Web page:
• Cytogenetic investigations are often used to confirm the diagnosis of MDS and distinguish it from specific types of leukemia.
    • Helps decide on appropriate treatment.

What are the treatment options for myelodysplastic syndrome?

The primary objective of treatment for myelodysplastic syndrome (MDS) is to achieve remission of the condition. Long-term objectives include curing the condition, which may not always be possible.

  • Blood transfusions
    • Required often during treatment
    • Used in those with anemia
    • This can result in an iron overload, which can be managed with medications.
    • Platelets are transfused only when there is
  • Targeted therapy
    • Lenalidomide (a medication) affects cells with a specific genetic defect and reduces the need for blood transfusions.
  • Growth factors
    • People with low neutrophil counts (white blood cells that fight infection) may benefit from regular injections of granulocyte colony-stimulating factor, a type of protein.
    • People may benefit from erythropoietin, which promotes the synthesis of red blood cells, and thrombopoietin, which promotes platelet growth.
  • Immunotherapy
    • Alters, strengthens, or suppresses the immune system.
    • Thalidomide and lenalidomide are orally administered medications and treat a specific type of MDS. These medications boost red blood cell counts and improve bone marrow function.
    • Young people with MDS have responded well to antithymocyte globulin and cyclosporine treatment. These medications reduce the body's reaction to certain white blood cells.
  • Bone marrow or stem cell transplant
    • The only therapy option that may cure MDS.
    • Because of the high risk of serious complications, this treatment is normally reserved for people in good enough condition to tolerate it.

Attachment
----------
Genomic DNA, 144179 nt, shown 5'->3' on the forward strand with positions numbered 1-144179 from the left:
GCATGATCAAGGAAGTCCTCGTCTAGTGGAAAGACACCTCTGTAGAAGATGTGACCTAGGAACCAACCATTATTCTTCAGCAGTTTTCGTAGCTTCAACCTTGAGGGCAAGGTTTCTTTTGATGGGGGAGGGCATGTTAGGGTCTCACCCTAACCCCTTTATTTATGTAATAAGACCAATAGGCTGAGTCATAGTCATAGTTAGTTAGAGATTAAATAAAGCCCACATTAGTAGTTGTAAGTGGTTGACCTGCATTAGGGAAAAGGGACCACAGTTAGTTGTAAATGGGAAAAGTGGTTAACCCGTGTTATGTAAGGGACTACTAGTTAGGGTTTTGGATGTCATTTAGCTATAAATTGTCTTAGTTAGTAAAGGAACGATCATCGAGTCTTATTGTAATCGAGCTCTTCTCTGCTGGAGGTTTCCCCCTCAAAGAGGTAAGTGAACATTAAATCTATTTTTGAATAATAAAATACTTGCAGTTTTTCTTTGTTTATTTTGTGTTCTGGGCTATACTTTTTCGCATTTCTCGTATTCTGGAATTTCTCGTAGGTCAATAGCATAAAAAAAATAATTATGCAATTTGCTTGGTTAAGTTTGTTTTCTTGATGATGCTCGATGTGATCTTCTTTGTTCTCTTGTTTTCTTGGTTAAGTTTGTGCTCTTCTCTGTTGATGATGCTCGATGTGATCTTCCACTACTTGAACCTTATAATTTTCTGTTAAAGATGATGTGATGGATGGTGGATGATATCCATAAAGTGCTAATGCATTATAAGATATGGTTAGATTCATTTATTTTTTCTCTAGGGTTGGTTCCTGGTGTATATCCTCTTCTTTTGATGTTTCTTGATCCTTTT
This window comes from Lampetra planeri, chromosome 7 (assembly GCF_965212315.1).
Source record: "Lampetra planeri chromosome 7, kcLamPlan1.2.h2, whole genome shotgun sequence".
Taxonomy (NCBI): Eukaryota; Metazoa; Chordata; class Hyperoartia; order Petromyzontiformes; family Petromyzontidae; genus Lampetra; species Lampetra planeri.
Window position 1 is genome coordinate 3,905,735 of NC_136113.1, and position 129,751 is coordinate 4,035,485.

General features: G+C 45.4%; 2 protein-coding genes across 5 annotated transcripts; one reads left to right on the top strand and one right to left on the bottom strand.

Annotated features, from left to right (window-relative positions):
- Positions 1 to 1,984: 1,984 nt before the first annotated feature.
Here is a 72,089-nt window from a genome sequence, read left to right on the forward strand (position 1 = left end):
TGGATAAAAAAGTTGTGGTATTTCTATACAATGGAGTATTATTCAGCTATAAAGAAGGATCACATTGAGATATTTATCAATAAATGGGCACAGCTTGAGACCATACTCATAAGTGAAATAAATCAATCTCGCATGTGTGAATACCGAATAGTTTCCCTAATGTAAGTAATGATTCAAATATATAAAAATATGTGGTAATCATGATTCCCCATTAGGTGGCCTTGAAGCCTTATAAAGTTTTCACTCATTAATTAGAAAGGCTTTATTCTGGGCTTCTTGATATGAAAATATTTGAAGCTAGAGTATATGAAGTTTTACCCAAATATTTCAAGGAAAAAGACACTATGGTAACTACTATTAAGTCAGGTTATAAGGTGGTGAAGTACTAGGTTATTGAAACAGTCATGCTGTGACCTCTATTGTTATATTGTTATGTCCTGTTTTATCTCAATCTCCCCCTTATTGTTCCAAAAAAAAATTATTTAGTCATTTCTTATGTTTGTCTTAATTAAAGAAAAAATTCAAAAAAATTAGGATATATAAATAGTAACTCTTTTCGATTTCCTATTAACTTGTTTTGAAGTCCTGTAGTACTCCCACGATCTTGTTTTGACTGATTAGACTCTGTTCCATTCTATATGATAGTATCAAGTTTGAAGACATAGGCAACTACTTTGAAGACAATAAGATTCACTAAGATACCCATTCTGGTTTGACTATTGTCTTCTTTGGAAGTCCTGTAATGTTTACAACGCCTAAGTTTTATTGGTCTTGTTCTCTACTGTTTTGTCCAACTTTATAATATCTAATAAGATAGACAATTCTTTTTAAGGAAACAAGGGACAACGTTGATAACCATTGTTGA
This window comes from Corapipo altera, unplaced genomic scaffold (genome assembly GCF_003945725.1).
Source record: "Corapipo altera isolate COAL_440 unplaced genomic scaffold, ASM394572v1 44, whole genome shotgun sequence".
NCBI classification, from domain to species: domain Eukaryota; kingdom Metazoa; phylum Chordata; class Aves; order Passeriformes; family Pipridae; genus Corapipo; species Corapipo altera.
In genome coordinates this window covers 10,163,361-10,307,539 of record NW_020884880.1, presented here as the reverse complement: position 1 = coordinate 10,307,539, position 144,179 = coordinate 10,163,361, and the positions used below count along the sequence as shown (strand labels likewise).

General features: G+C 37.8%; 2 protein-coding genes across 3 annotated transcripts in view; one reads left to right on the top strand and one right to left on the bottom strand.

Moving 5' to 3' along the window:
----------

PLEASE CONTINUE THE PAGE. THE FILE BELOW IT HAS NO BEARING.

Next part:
• High-dose chemotherapy could be administered intravenously before a stem cell transplant to clear the body of cancer cells.
  • Allogeneic transplant
    • The defective bone marrow stem cells are replaced by healthy, donor cells.
    • Lower-strength chemotherapy medicines can be administered to reduce the hazards of bone marrow transplant in certain cases.
  • Chemotherapy
    • MDS is not treated or cured by chemotherapy.
    • Could be used to treat MDS that has progressed to acute myeloid leukemia or alleviate symptoms.
    • The most commonly used chemo drug for the treatment of MDS is cytarabine, and it is usually administered in combination with any one of the following drugs:
    • There are high chances of relapse of MDS following chemotherapy; the combinations of drugs are changed periodically.
  • Hypomethylating agents
    • Capecitabine and azacytidine are intravenously administered drugs that can inhibit cell proliferation and destroy cancer cells by directly acting on genes.
    • They are used to treat some types of MDS and acute myeloid leukemia.

Can you prevent the development of myelodysplastic syndrome?

There is no sure way to prevent myelodysplastic syndrome (MDS). However, there are steps you may take to reduce your risk.

  • Quit smoking
    • Smoking can increase the risk of developing MDS and other cancer and diseases, such as heart disease and stroke.
    • Smoking increases the risk of developing, and quitting can reduce the risk.
  • Avoid exposure to chemicals and radiation
    • Recognized carcinogens in the workplace, such as benzene.
    • Radiation and some chemotherapy medicines used to treat cancer can raise the risk of MDS.

Doctors are looking for ways to reduce the risk of MDS in individuals who get certain chemo medications. Doctors may attempt to avoid using these medications for those malignancies that increase the risk of developing MDS.

Some may require these medications even though there is a risk of developing MDS. The benefits must be evaluated against the probability of developing MDS some years later.

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Medically Reviewed on 12/20/2022
Image Source: iStock image